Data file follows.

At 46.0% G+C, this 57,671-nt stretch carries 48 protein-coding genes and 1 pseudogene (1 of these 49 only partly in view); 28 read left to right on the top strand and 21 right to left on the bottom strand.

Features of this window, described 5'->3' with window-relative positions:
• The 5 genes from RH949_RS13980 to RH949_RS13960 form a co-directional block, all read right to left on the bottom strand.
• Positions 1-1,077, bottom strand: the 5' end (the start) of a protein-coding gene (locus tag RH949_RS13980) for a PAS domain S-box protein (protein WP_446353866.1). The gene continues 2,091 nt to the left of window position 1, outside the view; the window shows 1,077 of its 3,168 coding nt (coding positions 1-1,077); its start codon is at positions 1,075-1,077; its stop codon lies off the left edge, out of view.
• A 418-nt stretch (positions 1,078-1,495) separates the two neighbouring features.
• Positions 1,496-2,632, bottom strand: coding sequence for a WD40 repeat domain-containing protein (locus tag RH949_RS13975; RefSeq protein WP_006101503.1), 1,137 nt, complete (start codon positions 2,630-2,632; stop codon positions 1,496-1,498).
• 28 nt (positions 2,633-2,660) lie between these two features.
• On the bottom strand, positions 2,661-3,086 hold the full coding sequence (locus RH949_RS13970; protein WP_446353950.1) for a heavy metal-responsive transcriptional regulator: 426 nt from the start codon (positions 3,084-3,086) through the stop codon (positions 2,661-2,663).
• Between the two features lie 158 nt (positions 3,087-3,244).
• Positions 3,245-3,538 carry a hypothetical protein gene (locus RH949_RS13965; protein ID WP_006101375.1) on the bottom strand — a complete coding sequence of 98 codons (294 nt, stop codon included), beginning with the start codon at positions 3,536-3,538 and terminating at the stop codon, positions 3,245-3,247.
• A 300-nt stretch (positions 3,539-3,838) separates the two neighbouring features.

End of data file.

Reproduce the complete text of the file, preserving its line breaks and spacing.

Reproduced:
At 46.0% G+C, this 57,671-nt stretch carries 48 protein-coding genes and 1 pseudogene (1 of these 49 only partly in view); 28 read left to right on the top strand and 21 right to left on the bottom strand.

Features of this window, described 5'->3' with window-relative positions:
• The 5 genes from RH949_RS13980 to RH949_RS13960 form a co-directional block, all read right to left on the bottom strand.
• Positions 1-1,077, bottom strand: the 5' end (the start) of a protein-coding gene (locus tag RH949_RS13980) for a PAS domain S-box protein (protein WP_446353866.1). The gene continues 2,091 nt to the left of window position 1, outside the view; the window shows 1,077 of its 3,168 coding nt (coding positions 1-1,077); its start codon is at positions 1,075-1,077; its stop codon lies off the left edge, out of view.
• A 418-nt stretch (positions 1,078-1,495) separates the two neighbouring features.
• Positions 1,496-2,632, bottom strand: coding sequence for a WD40 repeat domain-containing protein (locus tag RH949_RS13975; RefSeq protein WP_006101503.1), 1,137 nt, complete (start codon positions 2,630-2,632; stop codon positions 1,496-1,498).
• 28 nt (positions 2,633-2,660) lie between these two features.
• On the bottom strand, positions 2,661-3,086 hold the full coding sequence (locus RH949_RS13970; protein WP_446353950.1) for a heavy metal-responsive transcriptional regulator: 426 nt from the start codon (positions 3,084-3,086) through the stop codon (positions 2,661-2,663).
• Between the two features lie 158 nt (positions 3,087-3,244).
• Positions 3,245-3,538 carry a hypothetical protein gene (locus RH949_RS13965; protein ID WP_006101375.1) on the bottom strand — a complete coding sequence of 98 codons (294 nt, stop codon included), beginning with the start codon at positions 3,536-3,538 and terminating at the stop codon, positions 3,245-3,247.
• A 300-nt stretch (positions 3,539-3,838) separates the two neighbouring features.